After securing the usually elusive Hepburn, SAINT JACK'S Ben Gazzara came on board as well and the wheels quickly began turning for THEY ALL LAUGHED as the seventies gave way to the eighties. Bogdanovich had originally envisioned himself in the role of the shy and slightly bumbling detective Charles Rutledge, but a chance viewing of a young actor on a popular show called THREE'S COMPANY changed his mind, and the role was offered to comedic hurricane John Ritter instead. Others featured in the large ensemble cast were talented Colleen Camp as a tough talking county music singer, and a lovely young model named Patti Hansen as Sam the Cab Driver. After bringing in several family members to help fill out his large cast, Bogdanovich set out to find someone who could play the important role of Rutledge’s dream girl Dolores Martin.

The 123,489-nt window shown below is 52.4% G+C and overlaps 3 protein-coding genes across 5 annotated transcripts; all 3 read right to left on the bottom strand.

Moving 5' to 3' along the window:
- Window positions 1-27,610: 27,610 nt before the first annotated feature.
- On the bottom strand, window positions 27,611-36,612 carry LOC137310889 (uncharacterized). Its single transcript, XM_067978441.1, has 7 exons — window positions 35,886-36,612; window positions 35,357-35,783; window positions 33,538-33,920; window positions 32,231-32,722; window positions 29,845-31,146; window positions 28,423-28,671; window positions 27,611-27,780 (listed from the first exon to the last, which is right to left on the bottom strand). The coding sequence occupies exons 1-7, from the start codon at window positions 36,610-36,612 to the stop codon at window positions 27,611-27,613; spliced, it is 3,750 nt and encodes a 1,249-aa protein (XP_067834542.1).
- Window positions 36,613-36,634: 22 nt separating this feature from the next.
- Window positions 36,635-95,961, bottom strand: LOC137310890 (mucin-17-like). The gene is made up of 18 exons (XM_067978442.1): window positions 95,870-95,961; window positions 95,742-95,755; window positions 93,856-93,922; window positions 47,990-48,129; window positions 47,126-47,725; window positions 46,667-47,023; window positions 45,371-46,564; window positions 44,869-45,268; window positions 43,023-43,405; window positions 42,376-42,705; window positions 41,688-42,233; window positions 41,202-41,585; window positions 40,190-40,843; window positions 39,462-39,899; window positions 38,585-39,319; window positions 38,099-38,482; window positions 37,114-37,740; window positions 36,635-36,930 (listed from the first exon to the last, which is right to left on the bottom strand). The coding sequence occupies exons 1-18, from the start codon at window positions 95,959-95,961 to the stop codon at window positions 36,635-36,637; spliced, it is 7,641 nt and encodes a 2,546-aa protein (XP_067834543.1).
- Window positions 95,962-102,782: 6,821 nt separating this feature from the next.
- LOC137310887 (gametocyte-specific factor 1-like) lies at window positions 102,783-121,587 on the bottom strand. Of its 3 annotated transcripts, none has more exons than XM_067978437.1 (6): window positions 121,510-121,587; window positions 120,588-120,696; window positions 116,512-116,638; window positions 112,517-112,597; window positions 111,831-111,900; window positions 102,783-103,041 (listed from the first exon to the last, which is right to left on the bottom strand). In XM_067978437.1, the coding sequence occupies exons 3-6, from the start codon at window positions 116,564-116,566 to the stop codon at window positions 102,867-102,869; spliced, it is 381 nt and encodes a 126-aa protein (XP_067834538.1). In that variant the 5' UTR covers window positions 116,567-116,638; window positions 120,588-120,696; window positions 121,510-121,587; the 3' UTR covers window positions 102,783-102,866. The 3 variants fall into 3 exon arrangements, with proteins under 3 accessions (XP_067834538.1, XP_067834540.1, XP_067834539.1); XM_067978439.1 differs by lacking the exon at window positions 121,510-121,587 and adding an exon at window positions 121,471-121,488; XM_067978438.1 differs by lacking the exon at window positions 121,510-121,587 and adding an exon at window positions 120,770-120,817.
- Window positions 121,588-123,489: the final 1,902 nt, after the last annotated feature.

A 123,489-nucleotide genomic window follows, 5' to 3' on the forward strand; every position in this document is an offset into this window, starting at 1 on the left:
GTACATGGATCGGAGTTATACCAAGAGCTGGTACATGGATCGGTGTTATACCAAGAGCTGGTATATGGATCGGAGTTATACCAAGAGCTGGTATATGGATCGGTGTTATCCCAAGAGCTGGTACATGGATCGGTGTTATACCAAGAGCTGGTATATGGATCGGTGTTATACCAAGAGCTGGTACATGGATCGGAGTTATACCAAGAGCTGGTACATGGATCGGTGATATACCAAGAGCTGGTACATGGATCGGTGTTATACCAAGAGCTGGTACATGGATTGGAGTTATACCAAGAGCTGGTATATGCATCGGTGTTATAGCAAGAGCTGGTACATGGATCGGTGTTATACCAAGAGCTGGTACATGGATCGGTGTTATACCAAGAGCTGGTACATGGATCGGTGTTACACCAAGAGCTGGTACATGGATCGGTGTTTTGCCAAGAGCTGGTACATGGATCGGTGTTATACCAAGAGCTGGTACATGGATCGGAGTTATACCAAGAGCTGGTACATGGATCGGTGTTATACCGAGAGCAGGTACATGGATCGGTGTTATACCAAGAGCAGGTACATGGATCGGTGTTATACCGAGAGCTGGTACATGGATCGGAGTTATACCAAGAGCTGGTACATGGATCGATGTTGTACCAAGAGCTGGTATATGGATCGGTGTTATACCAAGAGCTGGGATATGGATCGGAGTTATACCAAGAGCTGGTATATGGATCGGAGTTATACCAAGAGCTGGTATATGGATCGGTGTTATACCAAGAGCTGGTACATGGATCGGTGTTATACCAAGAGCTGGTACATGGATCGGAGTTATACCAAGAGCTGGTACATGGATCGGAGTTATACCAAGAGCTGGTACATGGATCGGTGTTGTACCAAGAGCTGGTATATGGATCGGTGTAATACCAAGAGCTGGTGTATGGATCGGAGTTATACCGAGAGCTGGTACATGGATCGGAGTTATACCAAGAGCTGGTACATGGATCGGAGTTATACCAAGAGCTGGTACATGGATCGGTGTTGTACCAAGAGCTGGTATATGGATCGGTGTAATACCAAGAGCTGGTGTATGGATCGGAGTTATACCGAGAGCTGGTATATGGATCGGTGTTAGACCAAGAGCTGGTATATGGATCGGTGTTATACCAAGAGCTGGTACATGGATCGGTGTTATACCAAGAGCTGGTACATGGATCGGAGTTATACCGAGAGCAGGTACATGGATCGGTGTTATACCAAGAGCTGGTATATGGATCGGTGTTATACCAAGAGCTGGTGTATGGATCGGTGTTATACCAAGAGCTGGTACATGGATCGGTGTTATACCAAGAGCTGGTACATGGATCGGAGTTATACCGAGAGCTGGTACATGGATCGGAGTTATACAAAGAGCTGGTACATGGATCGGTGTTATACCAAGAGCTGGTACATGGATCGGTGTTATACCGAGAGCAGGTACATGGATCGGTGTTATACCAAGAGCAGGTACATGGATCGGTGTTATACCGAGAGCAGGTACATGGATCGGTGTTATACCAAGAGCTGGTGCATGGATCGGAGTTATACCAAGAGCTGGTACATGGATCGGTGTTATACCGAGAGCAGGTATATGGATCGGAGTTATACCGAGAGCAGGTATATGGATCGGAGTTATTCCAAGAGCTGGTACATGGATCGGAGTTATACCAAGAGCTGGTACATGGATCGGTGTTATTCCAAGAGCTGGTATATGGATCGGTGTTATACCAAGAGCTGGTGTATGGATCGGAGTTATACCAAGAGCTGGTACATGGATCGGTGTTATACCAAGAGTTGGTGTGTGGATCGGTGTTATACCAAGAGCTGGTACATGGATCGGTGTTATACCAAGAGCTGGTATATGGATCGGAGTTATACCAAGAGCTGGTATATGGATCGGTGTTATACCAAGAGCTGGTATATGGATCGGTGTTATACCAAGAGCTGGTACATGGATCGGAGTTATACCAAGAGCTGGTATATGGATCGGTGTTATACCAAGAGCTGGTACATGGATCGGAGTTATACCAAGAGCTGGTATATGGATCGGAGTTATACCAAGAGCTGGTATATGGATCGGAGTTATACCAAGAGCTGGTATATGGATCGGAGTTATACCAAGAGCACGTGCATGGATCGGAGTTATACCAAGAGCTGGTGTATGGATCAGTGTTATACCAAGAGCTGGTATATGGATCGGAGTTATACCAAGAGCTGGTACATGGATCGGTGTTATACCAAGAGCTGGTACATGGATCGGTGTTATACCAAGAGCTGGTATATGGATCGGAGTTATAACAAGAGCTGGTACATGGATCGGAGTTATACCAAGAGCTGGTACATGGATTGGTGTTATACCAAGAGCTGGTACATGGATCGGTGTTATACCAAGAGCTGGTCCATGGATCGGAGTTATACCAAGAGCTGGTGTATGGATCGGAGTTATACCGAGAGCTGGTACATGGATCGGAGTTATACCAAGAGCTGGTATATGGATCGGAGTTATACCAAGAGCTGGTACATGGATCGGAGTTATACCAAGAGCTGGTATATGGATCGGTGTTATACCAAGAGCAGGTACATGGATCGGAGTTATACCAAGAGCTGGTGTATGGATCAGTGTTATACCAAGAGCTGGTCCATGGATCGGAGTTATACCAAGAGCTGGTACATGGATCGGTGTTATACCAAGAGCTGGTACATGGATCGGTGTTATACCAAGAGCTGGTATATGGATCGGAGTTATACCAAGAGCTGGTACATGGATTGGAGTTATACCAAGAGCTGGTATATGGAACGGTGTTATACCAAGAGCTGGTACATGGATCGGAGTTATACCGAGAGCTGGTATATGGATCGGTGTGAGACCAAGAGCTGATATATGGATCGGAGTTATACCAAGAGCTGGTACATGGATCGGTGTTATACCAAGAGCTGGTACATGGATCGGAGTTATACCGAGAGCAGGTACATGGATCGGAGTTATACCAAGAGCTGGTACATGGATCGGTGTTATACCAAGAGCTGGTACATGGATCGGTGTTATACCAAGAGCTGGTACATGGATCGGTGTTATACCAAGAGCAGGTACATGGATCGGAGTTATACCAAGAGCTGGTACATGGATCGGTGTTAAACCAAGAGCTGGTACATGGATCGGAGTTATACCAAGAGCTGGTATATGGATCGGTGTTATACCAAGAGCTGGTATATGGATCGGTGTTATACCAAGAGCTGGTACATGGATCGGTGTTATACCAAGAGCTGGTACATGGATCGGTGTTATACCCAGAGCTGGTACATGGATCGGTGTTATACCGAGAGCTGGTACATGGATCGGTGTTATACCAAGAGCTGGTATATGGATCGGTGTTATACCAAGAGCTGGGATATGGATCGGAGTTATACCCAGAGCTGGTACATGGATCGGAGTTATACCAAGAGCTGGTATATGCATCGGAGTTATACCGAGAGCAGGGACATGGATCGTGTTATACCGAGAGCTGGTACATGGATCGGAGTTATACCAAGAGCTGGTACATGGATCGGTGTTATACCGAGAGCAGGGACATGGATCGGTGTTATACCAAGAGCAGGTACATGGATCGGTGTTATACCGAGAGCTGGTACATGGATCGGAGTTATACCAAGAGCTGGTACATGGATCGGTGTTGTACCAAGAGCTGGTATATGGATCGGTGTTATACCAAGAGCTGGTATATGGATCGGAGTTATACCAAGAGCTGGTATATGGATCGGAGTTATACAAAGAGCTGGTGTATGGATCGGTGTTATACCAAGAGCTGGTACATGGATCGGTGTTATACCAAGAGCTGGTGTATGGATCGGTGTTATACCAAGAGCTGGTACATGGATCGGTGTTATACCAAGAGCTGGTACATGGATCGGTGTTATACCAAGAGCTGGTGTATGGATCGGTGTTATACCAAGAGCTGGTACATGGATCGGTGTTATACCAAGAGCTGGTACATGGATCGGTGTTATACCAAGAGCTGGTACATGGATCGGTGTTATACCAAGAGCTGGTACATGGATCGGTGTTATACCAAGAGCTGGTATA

Bogdanovich had first met 18-year-old Dorothy Stratten while he was editing SAINT JACK. Immediately struck by her charm and heartbreakingly good looks, he got it in his mind that he would like to film her one day. After several meetings, and two auditions, Bogdanovich decided to give the relatively inexperienced Playmate the major role of Dolores in his picture. It would turn out to be the coup of the picture, as she brought just the right amount of youthful warmth the part needed, and she had an undeniably strong chemistry with co-star Ritter. With the cast in place, Bogdanovich and crew traveled to shoot their film almost entirely on the streets of New York in the early spring of 1980.